Libet’s experiments had three things going on, in this sequence: 1) brain activity he called “readiness potential”, then 2) conscious awareness of the decision to act, then 3) the action itself, typically pushing a button. How are these three related? Libet claimed the sequence of events leading to action started with #1 brain activity, not with #2 conscious decision.
What makes Libet’s orientation dualistic is that the “conscious decision” referred to cannot be anything physical. It cannot be the behavior involved—pushing the button—because that happens later than the conscious decision. And consciousness cannot be considered brain activity in Libet’s scenario, because if it were, Libet would have been describing this sequence: 1) brain activity (i.e. “readiness potential”) is followed by 2) more brain activity (i.e. “conscious decision”) and that’s follwed by 3) behavior (pushing the button). That brain activity is followed by more brain activity and ultimately behavior is not too exciting and would not have made Ben Libet famous. Therefore, the “conscious decision” he and other neuroscientists refer to is a non-physical mental state.
Scientists don’t like to think of themselves as dualists. It seems unscientific to be to be refering to immaterial mental states. Yet that’s exactly what neuroscience does. See BQTA “Materialists who don’t mean it: the Dualism of Crick and Koch” https://better-questions-than-answers.blog/2017/09/02/materialists-dont-mean-it-the-dualism-of-crick-and-koch/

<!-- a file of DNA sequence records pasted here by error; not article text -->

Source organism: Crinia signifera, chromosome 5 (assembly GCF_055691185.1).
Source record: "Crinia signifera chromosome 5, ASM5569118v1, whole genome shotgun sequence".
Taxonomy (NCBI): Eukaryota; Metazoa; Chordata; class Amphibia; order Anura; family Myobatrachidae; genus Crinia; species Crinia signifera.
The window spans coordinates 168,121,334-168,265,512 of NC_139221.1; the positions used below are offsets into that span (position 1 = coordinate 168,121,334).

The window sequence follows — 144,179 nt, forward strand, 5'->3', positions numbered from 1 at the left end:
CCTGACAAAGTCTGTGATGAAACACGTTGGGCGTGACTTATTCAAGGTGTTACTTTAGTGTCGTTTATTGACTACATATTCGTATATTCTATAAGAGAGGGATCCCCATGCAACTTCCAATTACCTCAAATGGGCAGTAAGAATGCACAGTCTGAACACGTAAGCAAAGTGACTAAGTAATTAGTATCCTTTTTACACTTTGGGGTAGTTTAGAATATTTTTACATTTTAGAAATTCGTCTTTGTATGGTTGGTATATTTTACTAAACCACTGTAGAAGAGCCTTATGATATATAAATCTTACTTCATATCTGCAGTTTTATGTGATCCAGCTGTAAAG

In Libet’s scenario, what is the relation between #1 the “readiness potential” brain activity and #2 the conscious decision? Does the identified brain acivity cause both the button pushing and the consciousness? If so, there is a time gap of several hundred milliseconds between the brain activity and the consciousness it causes. Consciousness would then be floating free of the brain, at least for a moment, like bubbles popping out of champagne. Conscious choice cannot precede the relevant brain activity, but apparently conscious awareness, once created by the brain, can exist quite independently of the brain. But this would be entirely too much dualism. We cannot have conscious states floating free of brain states. (see the Quine quote in Part I) Libet’s conception would have to be that the readiness potential causes another brain state—not yet identified—which causes and sustains the conscious decision.
As we discussed in Part I, the Libet style dualism is a very special kind: epiphenomenalism. Here at BQTA we call it “the heartbreak of epiphenomenalism”. It seems like such a depressing and implausible dead-end. Mental states may exist, but they do nothing. All our thoughts, hopes and feelings do nothing. The end of the world for Fodor. No mental causation, no free will. Taylor in Psychology Today is not too happy either:
In my view, this is connected to the general nihilism of our culture, the collapse of values which has followed from materialistic science. Such absurd views could only arise—and make any kind of sense—amidst the climate of meaninglessness and confusion that scientific materialism has given rise to.